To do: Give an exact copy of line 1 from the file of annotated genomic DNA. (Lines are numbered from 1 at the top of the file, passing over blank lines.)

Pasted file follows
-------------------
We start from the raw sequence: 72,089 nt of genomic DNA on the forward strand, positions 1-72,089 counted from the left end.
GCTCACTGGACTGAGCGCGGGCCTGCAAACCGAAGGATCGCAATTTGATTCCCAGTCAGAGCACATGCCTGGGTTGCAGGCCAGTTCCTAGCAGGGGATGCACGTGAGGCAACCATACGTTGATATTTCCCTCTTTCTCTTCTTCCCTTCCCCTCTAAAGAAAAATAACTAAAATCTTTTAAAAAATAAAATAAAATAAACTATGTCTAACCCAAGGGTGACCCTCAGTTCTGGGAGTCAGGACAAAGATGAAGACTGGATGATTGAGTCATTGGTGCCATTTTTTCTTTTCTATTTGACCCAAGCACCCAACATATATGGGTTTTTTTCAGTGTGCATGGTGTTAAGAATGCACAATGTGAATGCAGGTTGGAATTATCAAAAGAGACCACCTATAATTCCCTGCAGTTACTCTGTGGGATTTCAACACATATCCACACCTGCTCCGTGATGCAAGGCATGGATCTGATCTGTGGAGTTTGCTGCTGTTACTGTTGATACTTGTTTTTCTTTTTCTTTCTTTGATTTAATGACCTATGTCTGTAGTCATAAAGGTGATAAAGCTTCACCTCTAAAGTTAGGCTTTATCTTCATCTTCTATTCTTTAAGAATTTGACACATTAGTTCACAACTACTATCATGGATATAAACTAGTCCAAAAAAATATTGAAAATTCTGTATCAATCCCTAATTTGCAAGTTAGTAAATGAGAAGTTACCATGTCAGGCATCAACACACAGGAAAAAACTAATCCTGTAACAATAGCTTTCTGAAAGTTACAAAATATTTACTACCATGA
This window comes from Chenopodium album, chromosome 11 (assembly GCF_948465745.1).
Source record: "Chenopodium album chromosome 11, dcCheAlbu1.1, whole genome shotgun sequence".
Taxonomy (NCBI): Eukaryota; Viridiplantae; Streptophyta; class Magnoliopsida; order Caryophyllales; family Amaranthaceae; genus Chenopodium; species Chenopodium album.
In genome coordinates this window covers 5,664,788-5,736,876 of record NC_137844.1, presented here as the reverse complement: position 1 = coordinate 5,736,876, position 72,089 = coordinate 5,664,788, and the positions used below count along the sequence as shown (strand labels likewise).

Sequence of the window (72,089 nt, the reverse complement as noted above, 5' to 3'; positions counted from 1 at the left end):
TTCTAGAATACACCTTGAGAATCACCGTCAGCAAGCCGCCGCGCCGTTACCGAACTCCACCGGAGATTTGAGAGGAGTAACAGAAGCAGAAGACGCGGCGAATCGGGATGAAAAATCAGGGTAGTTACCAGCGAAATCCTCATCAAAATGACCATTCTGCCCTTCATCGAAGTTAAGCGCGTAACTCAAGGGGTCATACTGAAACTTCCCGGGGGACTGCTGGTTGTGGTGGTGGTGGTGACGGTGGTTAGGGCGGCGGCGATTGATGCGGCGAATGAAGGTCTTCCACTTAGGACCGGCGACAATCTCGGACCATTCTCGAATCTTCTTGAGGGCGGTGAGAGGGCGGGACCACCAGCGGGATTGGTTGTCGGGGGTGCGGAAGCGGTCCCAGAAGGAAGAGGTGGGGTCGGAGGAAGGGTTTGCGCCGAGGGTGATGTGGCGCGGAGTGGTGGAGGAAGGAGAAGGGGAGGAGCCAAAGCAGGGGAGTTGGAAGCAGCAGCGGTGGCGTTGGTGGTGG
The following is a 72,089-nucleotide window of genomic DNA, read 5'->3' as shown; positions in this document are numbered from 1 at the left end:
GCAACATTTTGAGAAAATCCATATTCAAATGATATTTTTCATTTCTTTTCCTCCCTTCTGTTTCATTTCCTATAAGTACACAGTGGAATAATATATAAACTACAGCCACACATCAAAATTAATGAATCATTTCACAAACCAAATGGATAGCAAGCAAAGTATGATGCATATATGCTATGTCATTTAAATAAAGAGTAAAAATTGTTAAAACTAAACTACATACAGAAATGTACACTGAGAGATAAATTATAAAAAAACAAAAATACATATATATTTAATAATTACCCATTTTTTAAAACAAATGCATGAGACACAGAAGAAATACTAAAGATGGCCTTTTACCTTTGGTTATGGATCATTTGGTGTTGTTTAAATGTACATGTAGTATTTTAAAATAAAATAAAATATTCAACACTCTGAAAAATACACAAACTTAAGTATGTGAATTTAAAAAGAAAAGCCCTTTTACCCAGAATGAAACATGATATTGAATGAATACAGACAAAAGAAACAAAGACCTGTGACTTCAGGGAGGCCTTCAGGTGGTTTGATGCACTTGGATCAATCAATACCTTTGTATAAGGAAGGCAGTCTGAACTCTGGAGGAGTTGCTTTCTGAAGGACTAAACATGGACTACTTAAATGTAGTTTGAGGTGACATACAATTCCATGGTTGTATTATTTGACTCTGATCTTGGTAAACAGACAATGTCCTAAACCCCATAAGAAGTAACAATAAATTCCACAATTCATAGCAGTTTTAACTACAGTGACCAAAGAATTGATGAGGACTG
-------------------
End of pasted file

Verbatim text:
We start from the raw sequence: 72,089 nt of genomic DNA on the forward strand, positions 1-72,089 counted from the left end.